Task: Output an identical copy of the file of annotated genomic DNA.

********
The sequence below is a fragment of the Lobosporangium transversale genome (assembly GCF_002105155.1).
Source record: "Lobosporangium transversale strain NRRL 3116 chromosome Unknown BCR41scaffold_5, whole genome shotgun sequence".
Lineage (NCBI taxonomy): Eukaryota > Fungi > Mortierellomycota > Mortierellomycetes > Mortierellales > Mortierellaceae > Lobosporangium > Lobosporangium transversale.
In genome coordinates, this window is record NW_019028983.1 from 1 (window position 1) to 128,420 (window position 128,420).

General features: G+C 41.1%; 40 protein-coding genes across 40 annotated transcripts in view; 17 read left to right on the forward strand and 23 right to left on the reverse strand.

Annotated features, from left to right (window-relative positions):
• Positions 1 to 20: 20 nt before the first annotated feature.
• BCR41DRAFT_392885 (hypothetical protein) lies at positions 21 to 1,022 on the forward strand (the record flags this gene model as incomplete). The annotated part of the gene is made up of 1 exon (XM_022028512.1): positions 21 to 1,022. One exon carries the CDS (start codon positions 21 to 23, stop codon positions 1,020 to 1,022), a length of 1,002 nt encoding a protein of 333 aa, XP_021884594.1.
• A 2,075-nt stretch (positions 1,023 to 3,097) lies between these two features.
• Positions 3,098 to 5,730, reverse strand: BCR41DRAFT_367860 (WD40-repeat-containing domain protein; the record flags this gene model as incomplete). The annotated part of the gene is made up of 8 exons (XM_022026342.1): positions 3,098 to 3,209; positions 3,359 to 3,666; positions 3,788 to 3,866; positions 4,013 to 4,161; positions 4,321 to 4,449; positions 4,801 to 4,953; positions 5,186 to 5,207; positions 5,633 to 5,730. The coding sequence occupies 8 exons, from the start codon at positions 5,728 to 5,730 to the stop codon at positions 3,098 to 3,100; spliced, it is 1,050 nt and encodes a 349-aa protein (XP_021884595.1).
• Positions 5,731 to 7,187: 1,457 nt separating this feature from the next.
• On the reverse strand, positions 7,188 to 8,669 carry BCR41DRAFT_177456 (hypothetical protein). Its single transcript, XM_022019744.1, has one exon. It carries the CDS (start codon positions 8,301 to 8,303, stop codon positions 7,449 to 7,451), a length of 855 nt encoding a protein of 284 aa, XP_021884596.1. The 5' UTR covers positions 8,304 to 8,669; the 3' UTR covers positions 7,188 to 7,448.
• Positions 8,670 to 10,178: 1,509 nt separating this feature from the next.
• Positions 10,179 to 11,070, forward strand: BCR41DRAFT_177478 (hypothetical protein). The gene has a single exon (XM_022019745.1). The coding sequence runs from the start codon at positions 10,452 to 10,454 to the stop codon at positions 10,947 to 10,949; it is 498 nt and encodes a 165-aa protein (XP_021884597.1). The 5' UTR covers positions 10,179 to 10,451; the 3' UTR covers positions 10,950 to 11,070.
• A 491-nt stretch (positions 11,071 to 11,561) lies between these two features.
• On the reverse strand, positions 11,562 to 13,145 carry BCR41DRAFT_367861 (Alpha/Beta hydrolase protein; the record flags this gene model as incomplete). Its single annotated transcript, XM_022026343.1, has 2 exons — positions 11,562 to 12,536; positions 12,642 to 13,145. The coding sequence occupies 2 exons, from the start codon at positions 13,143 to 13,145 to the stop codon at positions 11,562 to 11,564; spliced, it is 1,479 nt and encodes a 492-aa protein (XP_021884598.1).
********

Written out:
The sequence below is a fragment of the Lobosporangium transversale genome (assembly GCF_002105155.1).
Source record: "Lobosporangium transversale strain NRRL 3116 chromosome Unknown BCR41scaffold_5, whole genome shotgun sequence".
Lineage (NCBI taxonomy): Eukaryota > Fungi > Mortierellomycota > Mortierellomycetes > Mortierellales > Mortierellaceae > Lobosporangium > Lobosporangium transversale.
In genome coordinates, this window is record NW_019028983.1 from 1 (window position 1) to 128,420 (window position 128,420).

General features: G+C 41.1%; 40 protein-coding genes across 40 annotated transcripts in view; 17 read left to right on the forward strand and 23 right to left on the reverse strand.

Annotated features, from left to right (window-relative positions):
• Positions 1 to 20: 20 nt before the first annotated feature.
• BCR41DRAFT_392885 (hypothetical protein) lies at positions 21 to 1,022 on the forward strand (the record flags this gene model as incomplete). The annotated part of the gene is made up of 1 exon (XM_022028512.1): positions 21 to 1,022. One exon carries the CDS (start codon positions 21 to 23, stop codon positions 1,020 to 1,022), a length of 1,002 nt encoding a protein of 333 aa, XP_021884594.1.
• A 2,075-nt stretch (positions 1,023 to 3,097) lies between these two features.
• Positions 3,098 to 5,730, reverse strand: BCR41DRAFT_367860 (WD40-repeat-containing domain protein; the record flags this gene model as incomplete). The annotated part of the gene is made up of 8 exons (XM_022026342.1): positions 3,098 to 3,209; positions 3,359 to 3,666; positions 3,788 to 3,866; positions 4,013 to 4,161; positions 4,321 to 4,449; positions 4,801 to 4,953; positions 5,186 to 5,207; positions 5,633 to 5,730. The coding sequence occupies 8 exons, from the start codon at positions 5,728 to 5,730 to the stop codon at positions 3,098 to 3,100; spliced, it is 1,050 nt and encodes a 349-aa protein (XP_021884595.1).
• Positions 5,731 to 7,187: 1,457 nt separating this feature from the next.
• On the reverse strand, positions 7,188 to 8,669 carry BCR41DRAFT_177456 (hypothetical protein). Its single transcript, XM_022019744.1, has one exon. It carries the CDS (start codon positions 8,301 to 8,303, stop codon positions 7,449 to 7,451), a length of 855 nt encoding a protein of 284 aa, XP_021884596.1. The 5' UTR covers positions 8,304 to 8,669; the 3' UTR covers positions 7,188 to 7,448.
• Positions 8,670 to 10,178: 1,509 nt separating this feature from the next.
• Positions 10,179 to 11,070, forward strand: BCR41DRAFT_177478 (hypothetical protein). The gene has a single exon (XM_022019745.1). The coding sequence runs from the start codon at positions 10,452 to 10,454 to the stop codon at positions 10,947 to 10,949; it is 498 nt and encodes a 165-aa protein (XP_021884597.1). The 5' UTR covers positions 10,179 to 10,451; the 3' UTR covers positions 10,950 to 11,070.
• A 491-nt stretch (positions 11,071 to 11,561) lies between these two features.
• On the reverse strand, positions 11,562 to 13,145 carry BCR41DRAFT_367861 (Alpha/Beta hydrolase protein; the record flags this gene model as incomplete). Its single annotated transcript, XM_022026343.1, has 2 exons — positions 11,562 to 12,536; positions 12,642 to 13,145. The coding sequence occupies 2 exons, from the start codon at positions 13,143 to 13,145 to the stop codon at positions 11,562 to 11,564; spliced, it is 1,479 nt and encodes a 492-aa protein (XP_021884598.1).